Hitchcock has some of his best work on Criterion (though not Vertigo, North by Northwest, Rear Window, Psycho, The Man Who Knew Too Much, The Birds, etc.), albeit my favorite titles are OOP I think. Notorious #18 used to top Sight and Sound's prestigious once a decade international critic poll among his body of work, though Vertigo had the distinction of being voted #1 OVERALL in the latest poll (2012?). Rebecca #40 and Spellbound (Dali painted the dream sequence) are also excellent, as are early pre-Hollywood, British productions The Lady Vanishes (#50) and The 39 Steps (#54), though the latter two examples in which he was still finding his style and way, not yet fully mature and at the latter height of his powers and peak of his form.
8 1/2 (#24) is the first title by Fellini, but should be a lot higher, imo - top 10? He was stuck on his next project and not sure what his film should be about or what direction to take. So he made a movie ABOUT THAT. Good intro by Terry Gilliam (I have his Brazil, which is great in the supplements department but may be OOP, as well as Time Bandits and Fear and Loathing in Las Vegas) praising it. Amarcord is another one of my favorites by Fellini, as noted above La Dolce Vita is #32, and Nights of Cabiria (#80) and La Strada (#88) also make the list, I've seen some of these titles score a lot higher in both Criterion and at large polls.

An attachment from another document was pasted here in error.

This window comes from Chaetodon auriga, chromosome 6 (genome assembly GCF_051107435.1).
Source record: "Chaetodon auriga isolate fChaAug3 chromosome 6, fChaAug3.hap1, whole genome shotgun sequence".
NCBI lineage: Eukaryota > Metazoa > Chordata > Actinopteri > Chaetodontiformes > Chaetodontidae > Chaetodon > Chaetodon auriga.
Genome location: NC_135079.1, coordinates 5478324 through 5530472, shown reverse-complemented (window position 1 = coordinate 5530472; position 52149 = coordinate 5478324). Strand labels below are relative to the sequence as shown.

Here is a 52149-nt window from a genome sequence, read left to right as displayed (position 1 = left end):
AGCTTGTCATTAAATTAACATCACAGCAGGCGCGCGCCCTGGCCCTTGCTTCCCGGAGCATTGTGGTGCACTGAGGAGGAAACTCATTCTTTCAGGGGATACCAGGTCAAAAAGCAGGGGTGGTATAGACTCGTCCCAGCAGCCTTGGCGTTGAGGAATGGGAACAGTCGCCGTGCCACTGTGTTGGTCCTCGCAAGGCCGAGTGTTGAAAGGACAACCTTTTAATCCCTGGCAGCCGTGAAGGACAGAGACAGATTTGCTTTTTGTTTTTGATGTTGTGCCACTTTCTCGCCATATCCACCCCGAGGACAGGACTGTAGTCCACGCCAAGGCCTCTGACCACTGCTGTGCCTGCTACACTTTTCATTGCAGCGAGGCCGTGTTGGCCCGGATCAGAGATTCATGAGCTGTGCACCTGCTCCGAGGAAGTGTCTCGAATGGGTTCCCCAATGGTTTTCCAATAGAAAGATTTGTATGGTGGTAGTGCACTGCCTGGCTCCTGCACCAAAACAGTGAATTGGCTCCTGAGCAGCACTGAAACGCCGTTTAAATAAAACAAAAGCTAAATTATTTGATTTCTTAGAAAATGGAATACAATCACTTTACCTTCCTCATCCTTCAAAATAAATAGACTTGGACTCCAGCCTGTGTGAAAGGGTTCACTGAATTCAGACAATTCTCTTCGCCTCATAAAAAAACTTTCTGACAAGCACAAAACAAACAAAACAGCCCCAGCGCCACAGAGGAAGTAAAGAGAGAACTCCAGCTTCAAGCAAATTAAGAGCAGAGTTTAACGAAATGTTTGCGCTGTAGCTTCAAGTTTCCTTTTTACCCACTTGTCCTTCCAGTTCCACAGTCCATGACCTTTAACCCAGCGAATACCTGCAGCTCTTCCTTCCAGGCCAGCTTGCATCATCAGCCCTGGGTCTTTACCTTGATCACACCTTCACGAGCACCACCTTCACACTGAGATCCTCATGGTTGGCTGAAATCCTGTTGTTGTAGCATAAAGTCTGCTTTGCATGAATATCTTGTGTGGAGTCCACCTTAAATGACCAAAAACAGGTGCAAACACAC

Le Samourai #25 by Melville is hands down the coolest noir ever, clearly an influence on Jarmusch's Ghost Dog (not in the Criterion Collection, though I have the quirky Down By Law and Mystery Train).
Tokyo Story #27 by Ozu was top 3-5 in the Sight and Sound poll (see below). He is revered by many directors (like Wim Wenders, I have his recently released early Road Trilogy, as well as The American Friend, Paris, Texas and Wings of Desire - another one of my favorite movies), and this is his consensus best work. Ebert also a big fan, I think. Since you asked about supplements and bonus features which Criterion is renowned for, this has a recommended bio doc on Ozu. For many, their knowledge of Japanese directors is exhausted after Kurosawa, but Ozu and Mizoguchi were both also masters and towering figures in world cinema. The latter's mysterious and haunting ghost story Ugetsu made #79, could have been a lot higher and also comes with a nice Mizoguchi bio doc. Sansho the Bailiff is relentlessly bleak (about a well to do family that finds itself on the wrong side of a clan dispute and is sold into slavery), didn't make this list but makes some critics best ever polls - I think Ebert very high on this, as well.